Switzerland pressured to repatriate its jihadists from Syria

An alleged Jihadist is escorted by French police onto an airplane bound for Paris (24 September 2014). Keystone

Syrian Kurdish forces have called on more than 40 countries, including Switzerland, to repatriate their nationals who are accused of being jihadists. Bern has not responded, according to a Wednesday report by Swiss public television, RTS.

This content was published on October 10, 2018 minutes

Four Swiss nationals - one man, three women and a young child - are currently detained by Kurdish forces in northern Syria, according to the same source. They are among other detainees suspected of having joined and fought in the ranks of the Islamic State group.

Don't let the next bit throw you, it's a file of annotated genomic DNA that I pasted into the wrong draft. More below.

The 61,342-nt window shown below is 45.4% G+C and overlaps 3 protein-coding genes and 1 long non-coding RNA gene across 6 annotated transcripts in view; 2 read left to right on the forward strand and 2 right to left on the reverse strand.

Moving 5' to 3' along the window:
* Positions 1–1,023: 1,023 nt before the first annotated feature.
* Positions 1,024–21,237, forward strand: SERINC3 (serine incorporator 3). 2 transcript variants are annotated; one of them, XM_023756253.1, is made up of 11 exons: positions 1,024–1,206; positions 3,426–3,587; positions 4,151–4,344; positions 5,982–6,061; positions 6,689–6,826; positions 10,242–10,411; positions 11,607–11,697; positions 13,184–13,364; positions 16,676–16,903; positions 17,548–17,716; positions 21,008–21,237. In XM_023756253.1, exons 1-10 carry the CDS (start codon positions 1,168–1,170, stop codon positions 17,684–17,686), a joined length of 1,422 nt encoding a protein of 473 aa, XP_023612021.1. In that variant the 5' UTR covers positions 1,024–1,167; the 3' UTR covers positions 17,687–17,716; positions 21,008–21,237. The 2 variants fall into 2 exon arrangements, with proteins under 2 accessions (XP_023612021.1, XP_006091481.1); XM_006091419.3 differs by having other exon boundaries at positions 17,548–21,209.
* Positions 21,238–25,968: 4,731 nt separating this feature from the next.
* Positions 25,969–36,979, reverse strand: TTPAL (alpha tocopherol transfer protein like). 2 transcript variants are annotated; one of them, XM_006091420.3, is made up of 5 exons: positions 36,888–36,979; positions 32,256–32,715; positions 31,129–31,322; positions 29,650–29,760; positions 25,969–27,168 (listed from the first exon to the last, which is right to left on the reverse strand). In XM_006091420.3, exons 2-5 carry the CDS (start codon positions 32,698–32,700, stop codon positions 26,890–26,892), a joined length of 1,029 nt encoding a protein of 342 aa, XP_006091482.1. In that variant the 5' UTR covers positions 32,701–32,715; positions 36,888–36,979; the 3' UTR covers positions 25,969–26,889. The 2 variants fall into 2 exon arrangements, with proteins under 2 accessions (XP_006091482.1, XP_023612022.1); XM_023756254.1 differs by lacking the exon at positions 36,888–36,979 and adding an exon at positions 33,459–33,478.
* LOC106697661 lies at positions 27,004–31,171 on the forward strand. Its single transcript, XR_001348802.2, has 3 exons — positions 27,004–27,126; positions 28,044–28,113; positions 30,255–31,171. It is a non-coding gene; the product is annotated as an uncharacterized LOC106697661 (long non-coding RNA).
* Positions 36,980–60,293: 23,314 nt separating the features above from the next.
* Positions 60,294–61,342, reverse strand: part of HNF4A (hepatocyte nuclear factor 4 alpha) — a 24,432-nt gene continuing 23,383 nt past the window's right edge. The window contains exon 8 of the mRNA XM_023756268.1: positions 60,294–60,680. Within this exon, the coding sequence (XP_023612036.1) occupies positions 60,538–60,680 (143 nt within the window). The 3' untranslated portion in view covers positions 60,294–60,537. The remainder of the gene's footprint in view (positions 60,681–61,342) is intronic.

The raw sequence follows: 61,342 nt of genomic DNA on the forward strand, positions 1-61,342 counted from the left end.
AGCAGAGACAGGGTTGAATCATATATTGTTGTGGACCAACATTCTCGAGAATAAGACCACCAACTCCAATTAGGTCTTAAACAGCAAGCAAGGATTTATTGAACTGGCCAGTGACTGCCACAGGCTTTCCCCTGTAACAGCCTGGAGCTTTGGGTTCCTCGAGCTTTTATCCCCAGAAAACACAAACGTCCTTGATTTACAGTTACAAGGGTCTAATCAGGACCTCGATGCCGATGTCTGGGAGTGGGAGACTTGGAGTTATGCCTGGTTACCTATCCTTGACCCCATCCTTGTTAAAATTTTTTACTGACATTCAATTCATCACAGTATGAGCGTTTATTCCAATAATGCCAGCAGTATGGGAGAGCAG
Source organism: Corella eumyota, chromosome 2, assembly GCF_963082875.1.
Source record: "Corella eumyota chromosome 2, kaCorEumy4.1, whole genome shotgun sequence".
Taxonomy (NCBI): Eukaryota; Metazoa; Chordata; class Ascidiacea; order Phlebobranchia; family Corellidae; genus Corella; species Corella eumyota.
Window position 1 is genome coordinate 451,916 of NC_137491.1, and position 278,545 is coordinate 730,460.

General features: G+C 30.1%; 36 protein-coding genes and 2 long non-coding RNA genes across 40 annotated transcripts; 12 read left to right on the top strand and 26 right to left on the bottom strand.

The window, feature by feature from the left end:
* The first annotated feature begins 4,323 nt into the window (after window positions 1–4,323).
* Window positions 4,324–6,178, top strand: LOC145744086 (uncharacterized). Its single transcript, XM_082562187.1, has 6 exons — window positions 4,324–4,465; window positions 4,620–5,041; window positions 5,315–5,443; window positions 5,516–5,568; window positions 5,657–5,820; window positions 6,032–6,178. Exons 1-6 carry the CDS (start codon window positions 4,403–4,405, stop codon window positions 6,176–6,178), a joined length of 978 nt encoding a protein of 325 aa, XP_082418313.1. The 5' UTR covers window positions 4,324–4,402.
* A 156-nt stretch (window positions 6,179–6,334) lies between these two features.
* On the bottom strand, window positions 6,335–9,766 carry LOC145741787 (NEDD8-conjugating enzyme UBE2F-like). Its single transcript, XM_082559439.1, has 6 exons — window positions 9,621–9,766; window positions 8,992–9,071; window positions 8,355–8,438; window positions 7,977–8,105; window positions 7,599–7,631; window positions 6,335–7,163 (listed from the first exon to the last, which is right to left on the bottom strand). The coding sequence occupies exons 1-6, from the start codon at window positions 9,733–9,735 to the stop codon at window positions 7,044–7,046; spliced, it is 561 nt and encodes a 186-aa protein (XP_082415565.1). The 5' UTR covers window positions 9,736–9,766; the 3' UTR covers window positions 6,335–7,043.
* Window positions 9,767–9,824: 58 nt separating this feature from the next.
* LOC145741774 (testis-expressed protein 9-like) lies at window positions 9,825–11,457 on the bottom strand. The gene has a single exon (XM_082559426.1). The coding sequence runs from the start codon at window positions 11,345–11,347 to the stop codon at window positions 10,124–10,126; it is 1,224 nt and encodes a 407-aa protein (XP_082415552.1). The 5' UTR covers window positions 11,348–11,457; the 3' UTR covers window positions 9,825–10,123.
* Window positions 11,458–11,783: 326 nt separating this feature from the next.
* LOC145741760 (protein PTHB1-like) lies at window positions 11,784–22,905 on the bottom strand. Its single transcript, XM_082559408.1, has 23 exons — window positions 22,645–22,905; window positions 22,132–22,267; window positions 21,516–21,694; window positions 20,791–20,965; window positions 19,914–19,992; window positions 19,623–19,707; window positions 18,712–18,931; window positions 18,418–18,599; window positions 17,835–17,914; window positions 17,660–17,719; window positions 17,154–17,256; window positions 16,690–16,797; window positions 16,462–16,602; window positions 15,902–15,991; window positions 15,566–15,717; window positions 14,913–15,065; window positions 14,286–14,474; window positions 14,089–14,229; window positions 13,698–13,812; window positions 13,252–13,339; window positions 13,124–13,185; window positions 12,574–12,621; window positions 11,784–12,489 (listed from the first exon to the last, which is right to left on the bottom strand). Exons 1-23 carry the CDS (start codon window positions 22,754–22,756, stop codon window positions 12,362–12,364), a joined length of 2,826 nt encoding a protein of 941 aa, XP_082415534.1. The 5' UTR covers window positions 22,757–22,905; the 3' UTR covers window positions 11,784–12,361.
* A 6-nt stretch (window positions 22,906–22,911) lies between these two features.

In total, some 900 Islamic State fighters are being held in prisons or camps in northern Syria, according to a Syrian Kurdish spokesman.  Kurdish forces are also holding between 400 to 500 women and 1000 children from 44 countries.

Abdulkarim Omar has turned to Twitter to put pressure on countries to take back these insurgents and their families.

“We confirm that we will not prosecute Isis fighters in our region (Rojava, North Syria), every country should repatriate their citizens and [prosecute] them on their soil,” he wrote on the microblogging site.

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RTS reported that a federal security group has been working for several months on the issue of how to deal with Swiss nationals detained in Syria but has yet to reach a consensus.

The U.S.-led global coalition to fight ISIS partnered with the Kurdish-dominated Syrian Democratic forces to root out the jihadists from Syria and Iraq.

There has been no uniform approach on how to deal with former ISIS fighters captured in Syria or Iraq, whether local or foreign. The rule of law is largely lacking in both war-torn nations.

Western governments have been reluctant to bring citizens home with some states opting to revoke their citizenship instead.

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